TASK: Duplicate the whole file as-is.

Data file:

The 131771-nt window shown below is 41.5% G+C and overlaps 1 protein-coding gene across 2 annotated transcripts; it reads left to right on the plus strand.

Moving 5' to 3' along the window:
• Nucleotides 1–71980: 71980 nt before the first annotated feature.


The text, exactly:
The 131771-nt window shown below is 41.5% G+C and overlaps 1 protein-coding gene across 2 annotated transcripts; it reads left to right on the plus strand.

Moving 5' to 3' along the window:
• Nucleotides 1–71980: 71980 nt before the first annotated feature.